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No Valentine’s Day: Love’s tortured course in Cold War

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Valentine’s Day is coming and as love blooms or advances for many young in age or heart, consider its course in difficult situations. Truth is the first casualty in wars, but so is romance. The conflict doesn’t even need to be a shooting war – even undeclared conflicts like the Cold War can be daunting and hazardous for lovers – particularly if they are on opposing sides.

But like many other human misfortunes, love in the Cold War with all its travails, tragedies but (some) triumphs too, makes for some memorable but haunting stories. Most were adapted for the screen and have become iconic films but also remain equally well-read books too.

Love is always not genuine – initially – in some cases, being either an amoral tool for different, usually sinister, motives or even accidental. But then the best-laid plans, or even intentions, of humans can (and do) go awry, for love, true to its overpowering nature, can subvert all other reasons and motives, make hardened men (and women) act atypically or recklessly, and can achieve unexpected outcomes.

The most famous arguably, though not the first of its kind, was a bleak story by a retired intelligence operative who went on to become a most celebrated writer of the espionage genre.

“The Spy Who Came in from the Cold” (1963) was David Cornwell alias John Le Carre’s third novel but successful enough to convince him to turn a full-time writer, earn him renown (especially after the 1965 film adaptation) and remain a major influence on the genre.

It is about Alec Leamas, a burnt-out spy, being sent to (the then) East Germany for a mission, whose motive only becomes evident in the narrative progresses – and offers a sharp look at how amoral even liberal democracies can be in security matters. It, however, strikes a more deeper, mournful chord, in its cynical manipulation of romance, especially when this draws in Leamas’ oblivious English girlfriend.

Liz, an idealistic Communist, ultimately ends up paying a price for the operation’s success and Leamas unhesitatingly chooses his own course too from atop the Berlin Wall.

And possibly the first Cold War novel to use romance as a key plot element was Ian Fleming’s “From Russia With Love” (1957). The fifth in his James Bond series and purportedly among US President John F Kennedy’s 10 favourite reads, it sees the British spy service receive an intriguing offer.

A young cipher clerk, Tatiana Romanova, posed in Istanbul, has fallen in love with Bond – after seeing his photo in a file and wants to defect. She makes the offer irresistible by promising to bring out a Spektor, a Russian decoding device much desired by the British, but has a condition – she wants him to come there and escort her.

Though we come to know of what the fiendishly intricate Soviet plot this masks right away, the thrill is in reading to know if Bond and his agency will fall into the trap, how it will play out and what will happen eventually. It also became the second Bond film.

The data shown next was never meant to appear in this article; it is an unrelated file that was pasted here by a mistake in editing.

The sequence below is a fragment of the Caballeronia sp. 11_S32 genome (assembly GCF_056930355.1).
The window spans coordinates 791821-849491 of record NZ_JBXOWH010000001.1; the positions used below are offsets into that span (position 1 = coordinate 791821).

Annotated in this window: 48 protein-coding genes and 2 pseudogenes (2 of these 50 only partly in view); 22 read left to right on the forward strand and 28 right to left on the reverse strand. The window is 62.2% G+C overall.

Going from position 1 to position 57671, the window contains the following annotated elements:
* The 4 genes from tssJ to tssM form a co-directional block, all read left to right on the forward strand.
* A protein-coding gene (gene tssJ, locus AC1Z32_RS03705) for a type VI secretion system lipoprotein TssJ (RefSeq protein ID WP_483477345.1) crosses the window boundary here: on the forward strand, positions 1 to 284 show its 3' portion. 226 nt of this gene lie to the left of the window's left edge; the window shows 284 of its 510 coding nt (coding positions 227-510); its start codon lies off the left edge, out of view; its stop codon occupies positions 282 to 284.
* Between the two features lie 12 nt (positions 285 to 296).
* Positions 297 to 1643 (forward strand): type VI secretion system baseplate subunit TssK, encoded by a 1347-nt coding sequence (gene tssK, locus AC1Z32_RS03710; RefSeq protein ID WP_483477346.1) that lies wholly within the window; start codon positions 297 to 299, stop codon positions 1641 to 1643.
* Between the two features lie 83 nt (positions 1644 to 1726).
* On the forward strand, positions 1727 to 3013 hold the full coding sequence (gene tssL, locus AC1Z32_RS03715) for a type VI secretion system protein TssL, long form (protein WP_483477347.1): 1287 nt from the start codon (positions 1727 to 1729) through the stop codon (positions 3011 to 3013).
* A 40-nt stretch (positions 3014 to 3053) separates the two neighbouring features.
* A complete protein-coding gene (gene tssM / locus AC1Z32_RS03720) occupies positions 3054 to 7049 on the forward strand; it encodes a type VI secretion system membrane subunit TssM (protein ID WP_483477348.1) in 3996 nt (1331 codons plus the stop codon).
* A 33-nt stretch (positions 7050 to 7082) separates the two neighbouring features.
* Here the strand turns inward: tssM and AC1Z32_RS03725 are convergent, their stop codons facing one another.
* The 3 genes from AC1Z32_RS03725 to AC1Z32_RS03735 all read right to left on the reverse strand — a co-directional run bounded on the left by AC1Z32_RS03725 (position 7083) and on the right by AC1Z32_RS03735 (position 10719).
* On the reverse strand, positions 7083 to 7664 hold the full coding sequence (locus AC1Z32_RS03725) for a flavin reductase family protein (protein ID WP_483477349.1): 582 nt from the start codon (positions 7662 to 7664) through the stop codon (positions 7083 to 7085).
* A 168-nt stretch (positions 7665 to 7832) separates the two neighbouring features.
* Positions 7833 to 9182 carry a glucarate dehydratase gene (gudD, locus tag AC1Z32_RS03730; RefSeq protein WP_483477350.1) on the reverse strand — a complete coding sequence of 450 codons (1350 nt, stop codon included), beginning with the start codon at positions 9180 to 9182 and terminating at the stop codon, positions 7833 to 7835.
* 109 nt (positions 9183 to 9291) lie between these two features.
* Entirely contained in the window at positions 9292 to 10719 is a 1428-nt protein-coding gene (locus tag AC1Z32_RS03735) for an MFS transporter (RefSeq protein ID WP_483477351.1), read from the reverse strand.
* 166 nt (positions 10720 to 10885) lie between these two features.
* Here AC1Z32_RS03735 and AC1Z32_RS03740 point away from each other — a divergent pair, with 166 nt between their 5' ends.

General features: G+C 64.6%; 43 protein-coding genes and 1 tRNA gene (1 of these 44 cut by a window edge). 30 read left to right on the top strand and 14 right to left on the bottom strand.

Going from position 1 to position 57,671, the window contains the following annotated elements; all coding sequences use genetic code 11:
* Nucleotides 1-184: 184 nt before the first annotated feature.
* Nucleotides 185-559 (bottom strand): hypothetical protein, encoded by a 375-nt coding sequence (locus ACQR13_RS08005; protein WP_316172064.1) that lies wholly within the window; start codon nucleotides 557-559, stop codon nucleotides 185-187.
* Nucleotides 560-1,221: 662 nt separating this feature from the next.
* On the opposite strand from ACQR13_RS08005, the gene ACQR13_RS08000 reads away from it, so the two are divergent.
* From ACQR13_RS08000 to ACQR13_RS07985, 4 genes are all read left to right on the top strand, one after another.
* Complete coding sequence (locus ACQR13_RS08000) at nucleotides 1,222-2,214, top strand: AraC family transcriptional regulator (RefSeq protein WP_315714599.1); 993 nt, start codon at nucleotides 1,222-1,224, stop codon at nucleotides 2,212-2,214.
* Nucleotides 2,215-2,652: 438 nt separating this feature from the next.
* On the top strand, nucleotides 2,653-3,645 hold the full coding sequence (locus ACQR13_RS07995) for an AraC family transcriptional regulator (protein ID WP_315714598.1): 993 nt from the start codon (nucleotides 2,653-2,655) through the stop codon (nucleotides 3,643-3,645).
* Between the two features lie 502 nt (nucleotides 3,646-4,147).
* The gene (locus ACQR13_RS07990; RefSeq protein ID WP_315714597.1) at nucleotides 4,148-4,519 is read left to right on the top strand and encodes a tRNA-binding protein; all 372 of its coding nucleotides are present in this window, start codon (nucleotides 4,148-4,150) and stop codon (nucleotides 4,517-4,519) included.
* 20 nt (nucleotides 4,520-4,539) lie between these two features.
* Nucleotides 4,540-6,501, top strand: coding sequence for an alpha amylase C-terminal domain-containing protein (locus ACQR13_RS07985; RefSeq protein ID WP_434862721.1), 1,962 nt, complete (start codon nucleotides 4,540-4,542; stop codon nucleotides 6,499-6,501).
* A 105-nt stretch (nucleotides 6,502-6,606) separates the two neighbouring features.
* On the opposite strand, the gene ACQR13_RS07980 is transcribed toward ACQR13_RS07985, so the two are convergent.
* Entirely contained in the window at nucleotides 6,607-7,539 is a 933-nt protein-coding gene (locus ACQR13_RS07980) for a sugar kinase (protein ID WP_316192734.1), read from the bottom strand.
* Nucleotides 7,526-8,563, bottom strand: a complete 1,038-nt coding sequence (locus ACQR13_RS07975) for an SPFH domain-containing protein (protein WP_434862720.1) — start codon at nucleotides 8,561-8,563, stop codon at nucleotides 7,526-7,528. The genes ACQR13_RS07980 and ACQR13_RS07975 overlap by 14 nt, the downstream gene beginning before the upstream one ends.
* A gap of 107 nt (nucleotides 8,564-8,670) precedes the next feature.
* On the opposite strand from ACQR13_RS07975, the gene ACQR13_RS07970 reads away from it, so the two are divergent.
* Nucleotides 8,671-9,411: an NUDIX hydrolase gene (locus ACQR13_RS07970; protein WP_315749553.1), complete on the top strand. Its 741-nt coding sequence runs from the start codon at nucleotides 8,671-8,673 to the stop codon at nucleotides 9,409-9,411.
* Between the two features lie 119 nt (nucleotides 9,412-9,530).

Another classic where love is used to seek other motives, though much more positive, could be seen in Frederick Forsyth’s “The Devil’s Alternative” (1979) – one of his rare, early books not to be adapted into a film. It sets a fiendish set of interlocked options before the US President, with each promising to lead to a major disaster, before British secret agent Adam Munro, who is getting some vital information from his former Russian lover, steps in. And it is the only at the end where Munro learns how he was set up.

But there are also those where the individuals concerned seek to make their own destiny, and there are some helpful people around. In this strain is the neglected classic – Evelyn Anthony’s “The Tamarind Seed” (1971), which inverts the usual order by having a Soviet male character.

British Home Office employee Judith Farrow, holidaying in the Caribbean after a failed affair with a married British minister, meets vacationing military attache Feodor Sverdlov and they fall in love, despite the hackles it raises on both their sides. Will they have a future together – or even survive for it is the crux of this pulsing adventure, which also became a noted film starring Julie Andrews and Omar Sharif.

Then the last in this series, for it came as the Cold War was winding down was Le Carre’s “Russia House” (1989), made next year into a film starring Sean Connery and Michelle Pfeiffer.

British publisher Bartholomew “Barley” Scott Blair, visiting Moscow for a book fair, meets an enigmatic Russian man who is impressed with his views and chooses him as a recipient for some secret information. The conduit is Katya with whom Blair falls in love. But pressed to obtain more information while his source and Katya are in danger, our hero must decide whom to betray – his country or his love?

What would you do?

By Vikas Datta

 

Entertainment

‘Skyscraper’ Review: A lowbrow, watchable thriller

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Dwayne Johnson Skyscraper

New Delhi, July 20: Film: “Skyscraper”; Director: Rawson Marshall Thurber

Cast: Dwayne Johnson, Neve Campbell, Chin Han, Roland Moller, Noah Taylor, Byron Mann, Pablo Schreiber and Hannah Quinlivan;

Rating: ** (2 stars out of 5)

Despite being visually exciting, suspenseful and entertaining, “Skyscraper” is a lowbrow, one-dimensional, fun B-grade action thriller that is absolutely worth a watch.